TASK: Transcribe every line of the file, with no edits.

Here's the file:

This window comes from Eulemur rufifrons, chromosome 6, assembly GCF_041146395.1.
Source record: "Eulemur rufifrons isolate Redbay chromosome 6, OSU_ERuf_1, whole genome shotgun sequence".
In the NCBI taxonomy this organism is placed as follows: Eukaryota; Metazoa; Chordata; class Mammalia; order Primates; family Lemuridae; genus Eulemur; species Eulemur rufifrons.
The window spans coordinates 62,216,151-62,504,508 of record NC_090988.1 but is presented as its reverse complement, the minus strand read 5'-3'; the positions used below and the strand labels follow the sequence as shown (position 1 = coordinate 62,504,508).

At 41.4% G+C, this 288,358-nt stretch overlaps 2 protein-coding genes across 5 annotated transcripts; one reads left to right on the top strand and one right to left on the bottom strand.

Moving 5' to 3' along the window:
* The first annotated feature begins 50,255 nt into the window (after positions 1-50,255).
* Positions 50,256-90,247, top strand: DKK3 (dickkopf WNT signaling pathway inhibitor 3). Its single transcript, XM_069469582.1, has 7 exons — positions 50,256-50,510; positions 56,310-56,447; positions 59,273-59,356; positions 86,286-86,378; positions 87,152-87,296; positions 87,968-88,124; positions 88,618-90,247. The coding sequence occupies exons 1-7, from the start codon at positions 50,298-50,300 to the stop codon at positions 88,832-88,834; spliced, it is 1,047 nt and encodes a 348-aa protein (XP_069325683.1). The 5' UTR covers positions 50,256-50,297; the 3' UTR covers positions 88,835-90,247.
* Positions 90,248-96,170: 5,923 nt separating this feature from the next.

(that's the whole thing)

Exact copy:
This window comes from Eulemur rufifrons, chromosome 6, assembly GCF_041146395.1.
Source record: "Eulemur rufifrons isolate Redbay chromosome 6, OSU_ERuf_1, whole genome shotgun sequence".
In the NCBI taxonomy this organism is placed as follows: Eukaryota; Metazoa; Chordata; class Mammalia; order Primates; family Lemuridae; genus Eulemur; species Eulemur rufifrons.
The window spans coordinates 62,216,151-62,504,508 of record NC_090988.1 but is presented as its reverse complement, the minus strand read 5'-3'; the positions used below and the strand labels follow the sequence as shown (position 1 = coordinate 62,504,508).

At 41.4% G+C, this 288,358-nt stretch overlaps 2 protein-coding genes across 5 annotated transcripts; one reads left to right on the top strand and one right to left on the bottom strand.

Moving 5' to 3' along the window:
* The first annotated feature begins 50,255 nt into the window (after positions 1-50,255).
* Positions 50,256-90,247, top strand: DKK3 (dickkopf WNT signaling pathway inhibitor 3). Its single transcript, XM_069469582.1, has 7 exons — positions 50,256-50,510; positions 56,310-56,447; positions 59,273-59,356; positions 86,286-86,378; positions 87,152-87,296; positions 87,968-88,124; positions 88,618-90,247. The coding sequence occupies exons 1-7, from the start codon at positions 50,298-50,300 to the stop codon at positions 88,832-88,834; spliced, it is 1,047 nt and encodes a 348-aa protein (XP_069325683.1). The 5' UTR covers positions 50,256-50,297; the 3' UTR covers positions 88,835-90,247.
* Positions 90,248-96,170: 5,923 nt separating this feature from the next.